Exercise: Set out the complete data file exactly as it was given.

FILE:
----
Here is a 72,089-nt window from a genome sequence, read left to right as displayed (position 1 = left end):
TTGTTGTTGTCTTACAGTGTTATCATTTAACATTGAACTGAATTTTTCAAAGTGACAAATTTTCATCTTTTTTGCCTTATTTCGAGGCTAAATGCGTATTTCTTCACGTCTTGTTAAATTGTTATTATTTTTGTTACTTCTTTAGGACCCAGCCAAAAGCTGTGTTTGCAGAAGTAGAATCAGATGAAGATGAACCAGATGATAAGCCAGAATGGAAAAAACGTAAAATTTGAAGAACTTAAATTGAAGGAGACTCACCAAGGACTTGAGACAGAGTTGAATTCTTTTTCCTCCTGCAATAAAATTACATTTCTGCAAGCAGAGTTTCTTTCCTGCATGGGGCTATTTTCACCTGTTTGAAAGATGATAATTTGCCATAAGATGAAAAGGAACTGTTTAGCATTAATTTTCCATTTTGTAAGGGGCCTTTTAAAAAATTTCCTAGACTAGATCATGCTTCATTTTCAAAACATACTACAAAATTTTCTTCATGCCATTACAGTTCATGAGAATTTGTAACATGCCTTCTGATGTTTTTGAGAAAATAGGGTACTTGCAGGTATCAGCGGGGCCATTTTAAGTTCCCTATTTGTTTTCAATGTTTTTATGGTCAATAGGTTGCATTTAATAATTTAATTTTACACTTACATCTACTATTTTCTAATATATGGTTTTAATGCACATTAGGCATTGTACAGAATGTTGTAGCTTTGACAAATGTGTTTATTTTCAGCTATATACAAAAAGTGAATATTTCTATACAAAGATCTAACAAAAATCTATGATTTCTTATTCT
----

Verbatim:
Here is a 72,089-nt window from a genome sequence, read left to right as displayed (position 1 = left end):
TTGTTGTTGTCTTACAGTGTTATCATTTAACATTGAACTGAATTTTTCAAAGTGACAAATTTTCATCTTTTTTGCCTTATTTCGAGGCTAAATGCGTATTTCTTCACGTCTTGTTAAATTGTTATTATTTTTGTTACTTCTTTAGGACCCAGCCAAAAGCTGTGTTTGCAGAAGTAGAATCAGATGAAGATGAACCAGATGATAAGCCAGAATGGAAAAAACGTAAAATTTGAAGAACTTAAATTGAAGGAGACTCACCAAGGACTTGAGACAGAGTTGAATTCTTTTTCCTCCTGCAATAAAATTACATTTCTGCAAGCAGAGTTTCTTTCCTGCATGGGGCTATTTTCACCTGTTTGAAAGATGATAATTTGCCATAAGATGAAAAGGAACTGTTTAGCATTAATTTTCCATTTTGTAAGGGGCCTTTTAAAAAATTTCCTAGACTAGATCATGCTTCATTTTCAAAACATACTACAAAATTTTCTTCATGCCATTACAGTTCATGAGAATTTGTAACATGCCTTCTGATGTTTTTGAGAAAATAGGGTACTTGCAGGTATCAGCGGGGCCATTTTAAGTTCCCTATTTGTTTTCAATGTTTTTATGGTCAATAGGTTGCATTTAATAATTTAATTTTACACTTACATCTACTATTTTCTAATATATGGTTTTAATGCACATTAGGCATTGTACAGAATGTTGTAGCTTTGACAAATGTGTTTATTTTCAGCTATATACAAAAAGTGAATATTTCTATACAAAGATCTAACAAAAATCTATGATTTCTTATTCT